Rahm Emanuel's Full-Day Kindergarten Push; Trouble For Renaissance Charter Schools: Ed Today

CHICAGO, IL - JANUARY 31:  Chicago Mayor Rahm Emanuel listens as Police Superintendant Garry McCarthy discusses a plan to rea
CHICAGO, IL - JANUARY 31: Chicago Mayor Rahm Emanuel listens as Police Superintendant Garry McCarthy discusses a plan to reassign 200 police officers from administrative duties back to patrol duties during a press conference on January 31, 2013 in Chicago, Illinois. Chicago has been faced with a rising murder rate largely attributed to an increase in gang related violence. Last year the city had more than 500 murders. The city has had more than 40 murders in January 2013, surpassing the total for January 2012. (Photo by Scott Olson/Getty Images)

Chicago Full-Day K? In the midst of much bitter infighting over school closures in Chicago, Rahm Emanuel and Chicago Public Schools CEO Barbara Byrd-Bennett are announcing an initiative that is perhaps aimed to quell the melee: all CPS schools will have full-day kindergarten, reports the Sun-Times. "The change will make full-day kindergarten available to 30,700 children next fall -- 4,200 more than this school year," the paper reports.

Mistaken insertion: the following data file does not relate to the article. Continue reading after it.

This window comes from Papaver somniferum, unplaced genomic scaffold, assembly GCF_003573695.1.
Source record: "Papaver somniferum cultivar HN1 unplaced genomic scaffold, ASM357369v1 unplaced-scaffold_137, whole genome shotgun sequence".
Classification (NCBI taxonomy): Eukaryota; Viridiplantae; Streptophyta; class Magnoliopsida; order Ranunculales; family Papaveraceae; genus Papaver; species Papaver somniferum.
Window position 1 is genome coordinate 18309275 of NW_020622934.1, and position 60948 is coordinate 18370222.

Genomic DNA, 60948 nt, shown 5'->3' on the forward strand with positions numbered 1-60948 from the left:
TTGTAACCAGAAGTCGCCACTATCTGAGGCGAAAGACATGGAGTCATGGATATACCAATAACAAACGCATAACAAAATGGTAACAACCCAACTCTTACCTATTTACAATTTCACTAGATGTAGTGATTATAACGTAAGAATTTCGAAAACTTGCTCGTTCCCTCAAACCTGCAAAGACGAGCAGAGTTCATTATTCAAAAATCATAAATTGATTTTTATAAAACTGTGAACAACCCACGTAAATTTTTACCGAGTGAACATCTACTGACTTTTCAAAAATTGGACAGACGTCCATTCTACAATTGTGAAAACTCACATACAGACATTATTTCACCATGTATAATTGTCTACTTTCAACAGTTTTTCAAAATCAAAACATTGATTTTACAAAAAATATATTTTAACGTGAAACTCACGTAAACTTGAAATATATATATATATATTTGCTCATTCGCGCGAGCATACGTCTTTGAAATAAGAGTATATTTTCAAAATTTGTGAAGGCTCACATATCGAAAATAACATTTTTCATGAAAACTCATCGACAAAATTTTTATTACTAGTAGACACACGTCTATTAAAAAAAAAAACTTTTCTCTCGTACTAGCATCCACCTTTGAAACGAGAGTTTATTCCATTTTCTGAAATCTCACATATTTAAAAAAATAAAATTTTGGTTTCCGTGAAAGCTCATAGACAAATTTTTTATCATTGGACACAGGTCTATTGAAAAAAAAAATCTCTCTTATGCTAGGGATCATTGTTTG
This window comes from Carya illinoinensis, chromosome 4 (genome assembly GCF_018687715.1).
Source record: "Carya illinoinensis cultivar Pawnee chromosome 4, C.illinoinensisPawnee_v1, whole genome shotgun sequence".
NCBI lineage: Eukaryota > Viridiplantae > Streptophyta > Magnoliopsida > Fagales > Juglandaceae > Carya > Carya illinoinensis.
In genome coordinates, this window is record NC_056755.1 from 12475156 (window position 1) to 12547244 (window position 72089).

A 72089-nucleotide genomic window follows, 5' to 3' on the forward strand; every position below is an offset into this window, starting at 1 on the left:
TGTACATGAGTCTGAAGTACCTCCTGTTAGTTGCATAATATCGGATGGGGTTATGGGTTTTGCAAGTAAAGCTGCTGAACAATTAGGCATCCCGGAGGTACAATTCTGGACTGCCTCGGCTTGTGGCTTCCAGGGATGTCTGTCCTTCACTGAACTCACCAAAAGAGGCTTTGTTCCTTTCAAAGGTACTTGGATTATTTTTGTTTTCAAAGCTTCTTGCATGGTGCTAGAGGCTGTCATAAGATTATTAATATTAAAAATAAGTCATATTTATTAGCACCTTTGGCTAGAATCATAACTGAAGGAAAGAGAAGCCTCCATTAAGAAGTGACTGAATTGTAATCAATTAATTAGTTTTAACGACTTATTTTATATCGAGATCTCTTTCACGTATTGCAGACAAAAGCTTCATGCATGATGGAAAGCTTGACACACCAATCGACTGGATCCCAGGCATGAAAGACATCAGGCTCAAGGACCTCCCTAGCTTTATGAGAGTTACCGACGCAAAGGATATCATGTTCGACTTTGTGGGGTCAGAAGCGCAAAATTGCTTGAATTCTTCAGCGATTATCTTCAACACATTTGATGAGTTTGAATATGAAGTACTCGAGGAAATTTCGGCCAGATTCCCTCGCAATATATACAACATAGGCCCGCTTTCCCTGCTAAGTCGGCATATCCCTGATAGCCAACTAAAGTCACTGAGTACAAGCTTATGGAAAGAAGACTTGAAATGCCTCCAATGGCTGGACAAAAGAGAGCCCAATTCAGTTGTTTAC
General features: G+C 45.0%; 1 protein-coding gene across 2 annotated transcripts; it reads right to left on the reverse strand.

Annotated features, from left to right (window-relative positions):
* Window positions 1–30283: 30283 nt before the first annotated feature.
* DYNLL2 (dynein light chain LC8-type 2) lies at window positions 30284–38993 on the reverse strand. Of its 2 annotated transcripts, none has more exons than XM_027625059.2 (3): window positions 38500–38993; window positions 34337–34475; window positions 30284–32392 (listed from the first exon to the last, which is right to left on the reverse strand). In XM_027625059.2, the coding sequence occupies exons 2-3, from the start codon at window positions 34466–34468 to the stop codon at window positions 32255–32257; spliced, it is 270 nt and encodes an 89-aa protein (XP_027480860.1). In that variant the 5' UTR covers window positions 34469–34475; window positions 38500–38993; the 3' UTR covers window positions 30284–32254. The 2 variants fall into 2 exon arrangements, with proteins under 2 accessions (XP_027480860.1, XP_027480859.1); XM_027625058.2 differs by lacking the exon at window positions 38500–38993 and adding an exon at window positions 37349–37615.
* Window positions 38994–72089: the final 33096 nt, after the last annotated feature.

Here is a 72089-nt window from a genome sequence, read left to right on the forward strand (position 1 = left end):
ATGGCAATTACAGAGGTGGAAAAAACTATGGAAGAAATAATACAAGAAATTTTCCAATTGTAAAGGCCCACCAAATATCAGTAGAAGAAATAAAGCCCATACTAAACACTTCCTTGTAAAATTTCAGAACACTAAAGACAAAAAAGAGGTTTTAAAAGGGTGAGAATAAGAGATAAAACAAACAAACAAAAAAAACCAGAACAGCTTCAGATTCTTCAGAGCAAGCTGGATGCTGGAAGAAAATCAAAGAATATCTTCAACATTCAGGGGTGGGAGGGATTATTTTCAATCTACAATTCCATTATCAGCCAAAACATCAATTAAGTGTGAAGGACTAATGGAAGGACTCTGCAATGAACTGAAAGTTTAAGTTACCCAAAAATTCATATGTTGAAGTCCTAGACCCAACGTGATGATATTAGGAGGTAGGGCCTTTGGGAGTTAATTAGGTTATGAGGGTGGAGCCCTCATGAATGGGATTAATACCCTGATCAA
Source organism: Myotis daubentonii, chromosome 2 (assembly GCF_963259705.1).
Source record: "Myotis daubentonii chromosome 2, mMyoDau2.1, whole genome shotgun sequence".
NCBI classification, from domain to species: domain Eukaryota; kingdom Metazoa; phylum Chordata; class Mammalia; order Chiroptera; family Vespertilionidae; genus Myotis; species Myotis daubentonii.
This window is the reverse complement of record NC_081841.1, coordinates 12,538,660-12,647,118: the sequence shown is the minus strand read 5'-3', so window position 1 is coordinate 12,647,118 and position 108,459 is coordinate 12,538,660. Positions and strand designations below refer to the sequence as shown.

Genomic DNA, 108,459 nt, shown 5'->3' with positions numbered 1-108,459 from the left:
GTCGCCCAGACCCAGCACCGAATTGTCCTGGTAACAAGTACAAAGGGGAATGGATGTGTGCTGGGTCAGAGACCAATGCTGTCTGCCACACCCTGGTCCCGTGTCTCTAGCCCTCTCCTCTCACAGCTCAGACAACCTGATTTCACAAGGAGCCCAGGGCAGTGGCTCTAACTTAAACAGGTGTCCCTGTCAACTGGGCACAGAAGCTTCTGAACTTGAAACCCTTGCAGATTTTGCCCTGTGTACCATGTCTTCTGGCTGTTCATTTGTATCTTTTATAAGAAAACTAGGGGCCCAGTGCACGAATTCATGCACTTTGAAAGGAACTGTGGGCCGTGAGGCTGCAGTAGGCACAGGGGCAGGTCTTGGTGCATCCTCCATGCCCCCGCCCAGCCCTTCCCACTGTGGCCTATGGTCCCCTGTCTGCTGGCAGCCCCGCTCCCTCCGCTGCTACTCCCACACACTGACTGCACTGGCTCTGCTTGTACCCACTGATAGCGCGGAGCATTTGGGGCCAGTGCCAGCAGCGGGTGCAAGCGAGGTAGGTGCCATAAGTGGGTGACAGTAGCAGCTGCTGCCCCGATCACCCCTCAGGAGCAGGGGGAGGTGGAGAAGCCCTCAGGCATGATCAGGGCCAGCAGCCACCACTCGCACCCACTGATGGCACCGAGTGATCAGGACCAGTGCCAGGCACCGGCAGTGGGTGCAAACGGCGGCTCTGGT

New Dropout Prevention Initiative? According to a new report, dropouts cost the U.S. economy over $1 billion a year, reports the Associated Press. So on Monday, U.S. Secretary of Education Arne Duncan announced a $15 million school turnaround initiative that involves 650 AmeriCorps members explicitly devoted to increasing graduation rates.

West Virginia Ed Reform? On Monday, the Senate Education Committee in West Virginia began reviewing a long bill that would overhaul schools, according to NECN. The governor's bill would change things like teacher hiring, professional development, and the school year.

Trouble For Renaissance Charter Schools? Massachusetts's state charter school board has put the Renaissance charter schools -- a network that has garnered phrase from state commissioner Mitchell Chester -- on probation, reports Boston.com. "By a tally of 7 to 1, the state Board of Elementary and Secondary Education voted for probation, despite pleas from Renaissance school leaders who fear the designation will unsettle families, hurt staff morale, and hinder fund-raising efforts," the paper reports. The board is dinging the schools for poor performance, and the move comes as charter school advocates across the country are calling for more accountability.